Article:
Working with influencers may or may not be a fit for every destination. But it can be an incredibly powerful way of making a big impact through the social media pull of that influencer. Colleen and I talk about how to vet influencers to match the audience you are trying to reach. Who is their audience? What is the level of engagement they receive? If they post content and don’t get much response, they might not deliver the bang your buck that you are looking for.

Understand that sometimes an influencer will come to a destination for the comped travel package alone, but some will be looking for financial compensation. This is how they earn a living, after all. Be ready to know your own budget for the project and be willing to discuss the deliverables you expect for an agreed-on price.

Working With An Influencer

Influencers are looking for a different experience than a traditional travel journalist. Understanding each other’s expectations will make the experience a benefit to you both. For most influencers, capturing great images is the key, so itineraries tend to be more fluid. They need time to get a shot of a gorge or a sunset, or whatever they find interesting about your destination.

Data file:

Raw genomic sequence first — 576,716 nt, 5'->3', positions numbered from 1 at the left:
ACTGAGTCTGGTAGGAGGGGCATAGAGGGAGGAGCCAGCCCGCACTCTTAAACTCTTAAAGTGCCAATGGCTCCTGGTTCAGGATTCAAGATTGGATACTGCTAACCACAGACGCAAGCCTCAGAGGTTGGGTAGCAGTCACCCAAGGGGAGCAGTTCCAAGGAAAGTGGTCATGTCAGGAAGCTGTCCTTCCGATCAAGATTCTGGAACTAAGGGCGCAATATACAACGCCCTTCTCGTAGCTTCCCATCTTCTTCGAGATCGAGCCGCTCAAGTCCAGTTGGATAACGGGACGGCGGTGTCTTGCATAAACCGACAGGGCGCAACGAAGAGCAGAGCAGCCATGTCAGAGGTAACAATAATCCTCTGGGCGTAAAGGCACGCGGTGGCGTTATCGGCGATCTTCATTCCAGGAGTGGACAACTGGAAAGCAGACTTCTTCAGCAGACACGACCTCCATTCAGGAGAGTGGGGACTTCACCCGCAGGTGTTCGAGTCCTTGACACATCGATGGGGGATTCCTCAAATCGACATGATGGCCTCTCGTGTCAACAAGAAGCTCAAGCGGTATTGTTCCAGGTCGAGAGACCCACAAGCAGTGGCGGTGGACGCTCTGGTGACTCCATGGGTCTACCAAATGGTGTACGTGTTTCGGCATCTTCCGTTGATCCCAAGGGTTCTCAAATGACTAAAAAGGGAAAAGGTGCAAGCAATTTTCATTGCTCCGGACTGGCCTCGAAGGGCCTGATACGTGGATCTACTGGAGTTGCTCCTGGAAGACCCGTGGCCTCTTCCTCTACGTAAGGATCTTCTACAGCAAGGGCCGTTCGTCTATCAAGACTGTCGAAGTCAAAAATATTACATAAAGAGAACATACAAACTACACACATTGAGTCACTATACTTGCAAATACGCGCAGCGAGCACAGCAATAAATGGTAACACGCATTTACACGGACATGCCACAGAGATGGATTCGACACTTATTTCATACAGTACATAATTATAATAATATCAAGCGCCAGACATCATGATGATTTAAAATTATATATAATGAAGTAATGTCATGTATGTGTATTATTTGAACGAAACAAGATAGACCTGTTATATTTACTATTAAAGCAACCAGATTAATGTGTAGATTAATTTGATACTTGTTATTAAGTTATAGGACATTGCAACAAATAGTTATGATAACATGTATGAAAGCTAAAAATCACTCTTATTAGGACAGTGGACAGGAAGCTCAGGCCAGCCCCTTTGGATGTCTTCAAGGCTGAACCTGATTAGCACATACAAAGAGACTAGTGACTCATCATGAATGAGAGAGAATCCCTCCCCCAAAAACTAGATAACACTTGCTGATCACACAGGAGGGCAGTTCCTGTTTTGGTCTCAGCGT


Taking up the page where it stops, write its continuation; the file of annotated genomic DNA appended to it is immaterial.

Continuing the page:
To make the most of the opportunity, make sure to supply them with hashtags and links to deals or resources that point the influencer’s followers back to your destination. The impact could be felt months or even years after the influencer has come and gone. Being able to track who expressed interest and who actually booked a visit will help you measure the success of your influencer marketing projects.

Resources:

Episode Transcript

We value your thoughts and feedback and would love to hear from you. Leave us a review on your favorite streaming platform to let us know what you want to hear more of. Here is a quick tutorial on how to leave us a rating and review on iTunes!: https://breaktheicemedia.com/rating-review/

Mar 27, 2019

Sally Berry is a tourism industry expert who helps Destination Marketing Organizations prepare their destinations to be more competitive and attractions bring in more visitors.

Sally has worked at a small family-owned attraction, a regional DMO and at the Corning Museum of Glass, a world-class museum in New York. She has spent time as a tour operator and also an adjunct college professor at Paul Smiths Travel and Tourism program. She now runs her own tourism consulting and training company.

Sally was named one of the Top Ten Most Influential Women in the Group Tour industry from Groups Today magazine, May 2016, and a Top 20 Tourism Professional in the U.S. by TourOperator.com, 2015. She served as a board member of the U.S. Travel’s Experience Network, formerly known as the Attractions Council.